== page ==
P: 17
Um Ok

But if you push a ball it initially has some inertia to over come to get it moving, but once it is rolling, because it is now spinning around, doesn’t gain inertia (which it must give up/transfer to something when it comes to a rest)? Or am I way off here?

The three types of inertia are

(1) The general concept of inertia, according to newton's first laws, concerning objects' masses when it comes to resistance.
(2) Rotational inertia
(3) Gyroscopic inertia

SO a ball rolling down a has gained inertia and momentum?

Willy
russ_watters
#13
Aug8-11, 05:00 PM
Mentor
P: 22,220
This thread is very old and we've had more recent discussions, but..
Quote Quote by willyadventur View Post
Um Ok

But if you push a ball it initially has some inertia to over come to get it moving, but once it is rolling, because it is now spinning around, doesn’t gain inertia (which it must give up/transfer to something when it comes to a rest)? Or am I way off here?
Objects do not gain inertia unless they gain mass.
SO a ball rolling down a has gained inertia and momentum?
No, it has only gained momentum.
HallsofIvy
#14
Aug9-11, 06:34 AM
Math
Emeritus
Sci Advisor
Thanks
PF Gold
P: 39,300
"Inertia" is mass.

"Momentum" is mass times velocity.
harrylin
#15
Aug9-11, 06:52 AM
P: 3,181
Quote Quote by Mozart View Post
Are momentum and inertia kind of the same thing? I don't understand the big difference between them. The only difference I can see is that for instance my chair isn't moving but it has inertia since I would have to apply such a force to get it moving. However, I don't think I can say it has momentum right now. If a ball is rolling towards me then I feel as if I can say it has momentum and it has inertia, and in my mind I can't see the difference between them.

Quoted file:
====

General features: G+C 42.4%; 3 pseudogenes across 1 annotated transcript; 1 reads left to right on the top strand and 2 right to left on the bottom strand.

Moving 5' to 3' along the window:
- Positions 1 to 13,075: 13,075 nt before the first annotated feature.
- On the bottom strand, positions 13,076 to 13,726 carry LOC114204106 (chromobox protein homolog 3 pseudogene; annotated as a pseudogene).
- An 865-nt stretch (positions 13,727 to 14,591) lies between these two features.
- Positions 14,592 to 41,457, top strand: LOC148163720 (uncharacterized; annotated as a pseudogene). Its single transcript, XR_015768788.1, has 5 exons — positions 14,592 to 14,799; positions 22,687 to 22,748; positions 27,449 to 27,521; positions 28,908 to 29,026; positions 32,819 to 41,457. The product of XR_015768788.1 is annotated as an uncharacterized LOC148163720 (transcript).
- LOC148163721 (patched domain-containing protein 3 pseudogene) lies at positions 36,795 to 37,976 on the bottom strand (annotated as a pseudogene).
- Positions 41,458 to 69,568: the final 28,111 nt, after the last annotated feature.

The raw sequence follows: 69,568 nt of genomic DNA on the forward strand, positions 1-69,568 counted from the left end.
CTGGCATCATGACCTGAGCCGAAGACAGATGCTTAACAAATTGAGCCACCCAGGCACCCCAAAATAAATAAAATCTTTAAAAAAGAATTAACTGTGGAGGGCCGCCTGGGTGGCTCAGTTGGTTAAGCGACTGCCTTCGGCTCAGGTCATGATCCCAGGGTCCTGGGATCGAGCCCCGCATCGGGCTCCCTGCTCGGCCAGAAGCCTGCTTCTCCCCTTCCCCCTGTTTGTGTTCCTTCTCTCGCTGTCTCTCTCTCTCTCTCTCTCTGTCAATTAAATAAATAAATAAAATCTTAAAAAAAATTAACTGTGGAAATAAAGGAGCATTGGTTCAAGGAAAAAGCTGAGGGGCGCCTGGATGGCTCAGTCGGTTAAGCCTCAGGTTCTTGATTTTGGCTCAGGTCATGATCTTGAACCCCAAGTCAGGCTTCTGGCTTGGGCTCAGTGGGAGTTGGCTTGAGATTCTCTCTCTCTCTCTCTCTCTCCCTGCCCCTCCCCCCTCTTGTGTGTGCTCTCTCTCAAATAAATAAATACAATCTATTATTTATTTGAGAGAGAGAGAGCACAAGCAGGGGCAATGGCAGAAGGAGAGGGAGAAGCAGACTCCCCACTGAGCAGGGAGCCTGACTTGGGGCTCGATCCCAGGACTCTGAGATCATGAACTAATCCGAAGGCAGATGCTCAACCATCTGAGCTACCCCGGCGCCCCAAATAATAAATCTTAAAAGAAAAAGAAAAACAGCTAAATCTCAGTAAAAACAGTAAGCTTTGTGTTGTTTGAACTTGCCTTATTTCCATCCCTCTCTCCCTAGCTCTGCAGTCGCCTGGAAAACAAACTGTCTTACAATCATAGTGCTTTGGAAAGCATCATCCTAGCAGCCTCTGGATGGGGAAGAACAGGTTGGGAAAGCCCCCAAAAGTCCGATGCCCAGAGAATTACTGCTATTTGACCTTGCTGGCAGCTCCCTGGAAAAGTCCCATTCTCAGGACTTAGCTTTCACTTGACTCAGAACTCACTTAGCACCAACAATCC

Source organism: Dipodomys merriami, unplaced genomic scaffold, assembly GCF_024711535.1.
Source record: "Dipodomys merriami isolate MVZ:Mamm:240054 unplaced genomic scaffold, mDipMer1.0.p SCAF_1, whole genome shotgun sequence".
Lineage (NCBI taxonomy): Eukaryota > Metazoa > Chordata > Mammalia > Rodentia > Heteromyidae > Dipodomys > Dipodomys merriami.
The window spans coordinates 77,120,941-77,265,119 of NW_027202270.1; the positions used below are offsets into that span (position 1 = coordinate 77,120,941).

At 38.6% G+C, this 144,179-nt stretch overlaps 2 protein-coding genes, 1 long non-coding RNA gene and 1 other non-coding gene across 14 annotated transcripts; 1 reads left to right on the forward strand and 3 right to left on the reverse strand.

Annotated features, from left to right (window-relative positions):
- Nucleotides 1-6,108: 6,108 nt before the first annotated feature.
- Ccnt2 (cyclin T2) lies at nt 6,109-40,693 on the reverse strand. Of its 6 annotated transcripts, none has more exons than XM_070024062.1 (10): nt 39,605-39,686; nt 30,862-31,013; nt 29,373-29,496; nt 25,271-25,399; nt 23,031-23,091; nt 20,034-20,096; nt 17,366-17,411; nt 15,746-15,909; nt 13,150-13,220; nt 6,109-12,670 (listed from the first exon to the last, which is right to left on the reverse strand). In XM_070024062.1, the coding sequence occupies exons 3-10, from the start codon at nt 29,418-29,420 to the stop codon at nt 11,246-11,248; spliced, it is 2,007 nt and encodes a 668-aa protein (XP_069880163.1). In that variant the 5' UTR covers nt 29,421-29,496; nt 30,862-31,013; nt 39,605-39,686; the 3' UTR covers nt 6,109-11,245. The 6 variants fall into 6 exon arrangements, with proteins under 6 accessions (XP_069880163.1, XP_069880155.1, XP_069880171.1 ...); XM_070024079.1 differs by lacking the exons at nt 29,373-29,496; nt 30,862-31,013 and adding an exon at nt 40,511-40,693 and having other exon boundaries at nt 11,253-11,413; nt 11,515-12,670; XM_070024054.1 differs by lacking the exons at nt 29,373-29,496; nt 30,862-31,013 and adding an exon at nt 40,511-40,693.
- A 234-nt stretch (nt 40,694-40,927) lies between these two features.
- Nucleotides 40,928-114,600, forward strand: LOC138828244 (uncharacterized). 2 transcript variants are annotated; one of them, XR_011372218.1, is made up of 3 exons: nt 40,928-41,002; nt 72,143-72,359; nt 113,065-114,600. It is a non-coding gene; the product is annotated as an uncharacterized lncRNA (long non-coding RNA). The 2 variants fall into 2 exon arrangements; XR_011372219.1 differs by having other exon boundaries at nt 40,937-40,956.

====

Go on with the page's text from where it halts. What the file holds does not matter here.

Please help. Thanks
Inertia and mass are nearly the same thing (although not exactly). And as you know, momentum is mass times speed.

That's even so in relativity if you use the relativistic mass definition: then "inertia" is simply the inertial property of mass when you try to change an object's velocity - it's the resistance to that attempt.
If you use the rest mass definition of mass, then "inertia" is the inertial property of mass times the relativistic gamma factor.


I now see that it was a very old thread, here's a quick comment on the new post:
Quote Quote by willyadventur View Post
Um Ok

But if you push a ball it initially has some inertia to over come to get it moving, but once it is rolling, because it is now spinning around, doesn’t gain inertia (which it must give up/transfer to something when it comes to a rest)? Or am I way off here?
[..] according to newton's first laws [..]
SO a ball rolling down a has gained inertia and momentum?

Willy
No, in classical physics it doesn't gain inertia. But see my comments here above.

Harald
david90
#16
Aug17-11, 05:58 PM
P: 303
If an object has inertia of 10 kg*m^2, what does this physically mean? For example, if an object travels at 10 m/s, then in my head I can see that the object travels 10 m every sec. I guess I'm having problem understanding what kg*m^2 really mean.
PeterBo
#17
Aug19-11, 08:53 AM
P: 2
The higher Inertia an object has the more force you need to apply to alter it's velocity / placement in space.
Simply put.
Ryan_m_b
#18
Aug19-11, 09:01 AM
Mentor
Ryan_m_b's Avatar
P: 5,403
Yes;
Quote Quote by Wikipedia
Inertia is the resistance of any physical object to a change in its state of motion or rest, or the tendency of an object to resist any change in its motion. It is proportional to an object's mass.
http://en.wikipedia.org/wiki/Inertia

EDIT: Peterbo I didn't realise that you had posted on an old thread when I replied. Looking back you can see that this thread is many years old. In future if you want to ask something feel free (in fact it is preferred) to start a new thread rather than resurrecting an old one.


Register to reply

Related Discussions
Inertia and Momentum Question Introductory Physics Homework 1
Inertia and momentum General Physics 9
Inertia, Momentum, Rotation Introductory Physics Homework 2
Inertia and conservation of momentum General Physics 1
Inertia and momentum General Physics 2